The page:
(UPDATE: Please read Harald Fougner from Gyldendal’s comment to this post, which shows that there is indeed more to this than I had imagined. Thanks Harald.)

One of the biggest Norwegian publishers, Gyldendal, is inviting new, unpublished authors to a writing competition in connection with their new app KORTLEST, which directly translated means “short reads” or “quickly read” and is supposed to suit our new habits of reading from phones and tablets while we’re waiting somewhere, or on public transport, or in between other activities.

This sounds fantastic. Until you read the rules, and realize that maybe Gyldendal hasn’t quite dived headfirst into the digital era yet. They want a story at least 50 pages long, or collections of stories or other texts of about that length. The prize-winning submission will be published as a book! Excerpts – only excerpts!? – will be published in the KORTLEST app. And submissions are only accepted on paper, not electronically.

I hope I’m not getting the full picture here. Because I’m going to be rather annoyed if I start reading a great story in KORTLEST and then have to go to a bricks-and-mortar bookshop to buy a lump of paper in order to read the rest of it.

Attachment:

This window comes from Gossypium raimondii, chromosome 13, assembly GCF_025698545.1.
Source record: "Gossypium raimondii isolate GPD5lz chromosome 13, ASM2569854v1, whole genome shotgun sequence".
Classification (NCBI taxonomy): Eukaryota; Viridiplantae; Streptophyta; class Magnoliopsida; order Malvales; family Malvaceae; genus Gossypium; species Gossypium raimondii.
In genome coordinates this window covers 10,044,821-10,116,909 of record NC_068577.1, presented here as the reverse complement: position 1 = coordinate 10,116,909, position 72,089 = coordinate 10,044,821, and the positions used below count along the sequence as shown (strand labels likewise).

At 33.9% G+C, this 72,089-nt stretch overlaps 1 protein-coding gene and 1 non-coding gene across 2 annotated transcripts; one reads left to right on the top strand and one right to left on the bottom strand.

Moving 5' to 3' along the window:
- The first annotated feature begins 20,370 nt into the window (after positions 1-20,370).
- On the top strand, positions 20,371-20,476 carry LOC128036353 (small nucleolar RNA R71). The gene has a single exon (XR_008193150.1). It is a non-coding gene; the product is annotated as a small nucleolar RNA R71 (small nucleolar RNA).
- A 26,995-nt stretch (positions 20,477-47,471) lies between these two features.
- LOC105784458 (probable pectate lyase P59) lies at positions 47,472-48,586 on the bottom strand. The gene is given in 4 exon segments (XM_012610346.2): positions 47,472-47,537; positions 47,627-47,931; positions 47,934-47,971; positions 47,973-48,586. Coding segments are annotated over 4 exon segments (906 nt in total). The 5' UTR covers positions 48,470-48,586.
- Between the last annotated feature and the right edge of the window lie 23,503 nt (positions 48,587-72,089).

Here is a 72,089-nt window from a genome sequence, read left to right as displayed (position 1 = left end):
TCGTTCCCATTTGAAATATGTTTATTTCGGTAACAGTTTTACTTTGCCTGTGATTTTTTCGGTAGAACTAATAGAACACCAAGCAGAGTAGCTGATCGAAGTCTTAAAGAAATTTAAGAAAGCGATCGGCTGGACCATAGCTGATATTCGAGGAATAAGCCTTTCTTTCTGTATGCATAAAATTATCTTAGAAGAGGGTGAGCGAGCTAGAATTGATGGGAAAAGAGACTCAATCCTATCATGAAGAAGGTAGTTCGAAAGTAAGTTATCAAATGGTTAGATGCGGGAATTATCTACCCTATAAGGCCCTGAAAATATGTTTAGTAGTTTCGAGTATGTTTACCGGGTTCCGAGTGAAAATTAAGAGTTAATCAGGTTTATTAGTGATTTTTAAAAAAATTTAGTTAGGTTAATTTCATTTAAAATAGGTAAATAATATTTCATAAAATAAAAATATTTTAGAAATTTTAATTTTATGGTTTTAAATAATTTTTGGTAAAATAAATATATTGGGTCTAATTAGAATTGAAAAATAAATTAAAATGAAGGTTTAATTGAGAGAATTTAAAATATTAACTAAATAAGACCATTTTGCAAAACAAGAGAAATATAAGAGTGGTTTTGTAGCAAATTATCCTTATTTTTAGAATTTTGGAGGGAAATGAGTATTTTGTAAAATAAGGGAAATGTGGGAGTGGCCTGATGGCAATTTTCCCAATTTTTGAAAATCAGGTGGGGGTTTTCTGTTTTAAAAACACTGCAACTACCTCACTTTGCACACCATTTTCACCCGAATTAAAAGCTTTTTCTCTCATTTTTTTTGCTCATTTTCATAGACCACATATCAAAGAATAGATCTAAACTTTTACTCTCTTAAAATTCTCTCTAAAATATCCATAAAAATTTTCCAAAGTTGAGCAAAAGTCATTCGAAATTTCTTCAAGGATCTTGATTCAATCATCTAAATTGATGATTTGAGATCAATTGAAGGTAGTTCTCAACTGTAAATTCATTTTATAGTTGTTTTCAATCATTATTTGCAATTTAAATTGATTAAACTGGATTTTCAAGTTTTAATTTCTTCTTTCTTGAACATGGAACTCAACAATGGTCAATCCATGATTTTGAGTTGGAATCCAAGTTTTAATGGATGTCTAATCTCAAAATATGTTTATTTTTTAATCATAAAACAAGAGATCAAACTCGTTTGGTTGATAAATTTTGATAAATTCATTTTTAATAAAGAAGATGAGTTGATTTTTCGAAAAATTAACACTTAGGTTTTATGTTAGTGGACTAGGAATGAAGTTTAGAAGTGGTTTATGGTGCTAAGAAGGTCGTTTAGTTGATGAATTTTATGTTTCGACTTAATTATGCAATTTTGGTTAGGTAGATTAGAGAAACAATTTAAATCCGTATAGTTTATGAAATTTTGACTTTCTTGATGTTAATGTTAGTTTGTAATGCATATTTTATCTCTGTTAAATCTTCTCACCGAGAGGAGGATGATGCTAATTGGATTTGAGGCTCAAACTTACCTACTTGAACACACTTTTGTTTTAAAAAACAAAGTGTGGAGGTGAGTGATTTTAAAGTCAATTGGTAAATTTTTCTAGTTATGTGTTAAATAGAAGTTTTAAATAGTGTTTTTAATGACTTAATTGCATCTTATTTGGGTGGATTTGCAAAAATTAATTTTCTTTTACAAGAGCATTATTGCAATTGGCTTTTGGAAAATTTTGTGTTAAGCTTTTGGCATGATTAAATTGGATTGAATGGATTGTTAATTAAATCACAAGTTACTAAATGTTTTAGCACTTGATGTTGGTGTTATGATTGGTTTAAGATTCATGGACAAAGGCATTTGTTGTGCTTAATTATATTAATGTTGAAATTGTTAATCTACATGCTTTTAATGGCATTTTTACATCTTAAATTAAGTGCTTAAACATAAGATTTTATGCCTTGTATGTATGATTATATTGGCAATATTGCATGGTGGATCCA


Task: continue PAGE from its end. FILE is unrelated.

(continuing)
I think Norwegian publishers – or maybe the Arts Council (Kulturrådet) – should invest in sites like Wattpad, which bills itself as the YouTube for literature. Wattpad is a Canadian site with over 8 million unique users a month and 3,2 million stories, and its app for phones is apparently the most downloaded reading app there is (above iBook and Kindle!?). Teens are among the most active users, and importantly, the default model is that you write your own stories as much as you read other peoples’. You upload a chapter at a time, share it on Facebook, receive (and write) comments and suggestions and add links to videos and music you think fits the mood of each chapter. Once a year you can submit a novel to the Watty Awards.

Wattpad is primarily English language, but Norwegian teens are on it too. Maybe we should fund a translation of the interface to Norwegian? Imagine if Norwegian teens were encouraged to write, to share their writing and to comment on each others’ stories – and Gyldendal or another publisher could host awards and publish the winners in other formats if they so desired.

Maybe that’s not a great business model for making a profit. But I don’t think traditional publishing is going to be a great business model either in the years to come.

4 thoughts on “Publishers, literature and apps

  1. Thomas

    This is actually a pretty old concept here in Norway.
    Skrivebua.no has been around for ages more than ten years and does exactly what you describe. Not so great at Facebook integration yet, but the social aspect is there and several of skrivebua contributors have since become published authors.

  2. Mathias Klang

    Another thing that confuses me with kortlest is that only the competition is bound to publish his/her novel. What happens to the rest? They will hardly fill the app with one story?